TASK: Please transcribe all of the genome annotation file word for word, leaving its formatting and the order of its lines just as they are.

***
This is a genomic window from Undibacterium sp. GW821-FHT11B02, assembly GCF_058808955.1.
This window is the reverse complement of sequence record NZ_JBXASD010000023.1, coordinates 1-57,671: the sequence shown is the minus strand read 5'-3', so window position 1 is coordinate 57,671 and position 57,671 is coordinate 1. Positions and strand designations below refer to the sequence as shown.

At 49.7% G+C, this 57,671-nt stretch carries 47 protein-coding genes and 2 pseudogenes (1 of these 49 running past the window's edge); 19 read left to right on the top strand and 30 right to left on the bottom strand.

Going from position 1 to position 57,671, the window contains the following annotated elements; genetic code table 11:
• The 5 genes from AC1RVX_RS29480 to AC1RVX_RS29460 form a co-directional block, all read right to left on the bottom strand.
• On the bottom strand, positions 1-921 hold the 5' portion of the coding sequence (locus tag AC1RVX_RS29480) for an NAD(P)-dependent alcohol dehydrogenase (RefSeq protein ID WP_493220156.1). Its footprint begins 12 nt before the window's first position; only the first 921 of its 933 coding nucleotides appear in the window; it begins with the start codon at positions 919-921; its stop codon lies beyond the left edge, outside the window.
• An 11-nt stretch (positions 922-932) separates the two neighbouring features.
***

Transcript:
This is a genomic window from Undibacterium sp. GW821-FHT11B02, assembly GCF_058808955.1.
This window is the reverse complement of sequence record NZ_JBXASD010000023.1, coordinates 1-57,671: the sequence shown is the minus strand read 5'-3', so window position 1 is coordinate 57,671 and position 57,671 is coordinate 1. Positions and strand designations below refer to the sequence as shown.

At 49.7% G+C, this 57,671-nt stretch carries 47 protein-coding genes and 2 pseudogenes (1 of these 49 running past the window's edge); 19 read left to right on the top strand and 30 right to left on the bottom strand.

Going from position 1 to position 57,671, the window contains the following annotated elements; genetic code table 11:
• The 5 genes from AC1RVX_RS29480 to AC1RVX_RS29460 form a co-directional block, all read right to left on the bottom strand.
• On the bottom strand, positions 1-921 hold the 5' portion of the coding sequence (locus tag AC1RVX_RS29480) for an NAD(P)-dependent alcohol dehydrogenase (RefSeq protein ID WP_493220156.1). Its footprint begins 12 nt before the window's first position; only the first 921 of its 933 coding nucleotides appear in the window; it begins with the start codon at positions 919-921; its stop codon lies beyond the left edge, outside the window.
• An 11-nt stretch (positions 922-932) separates the two neighbouring features.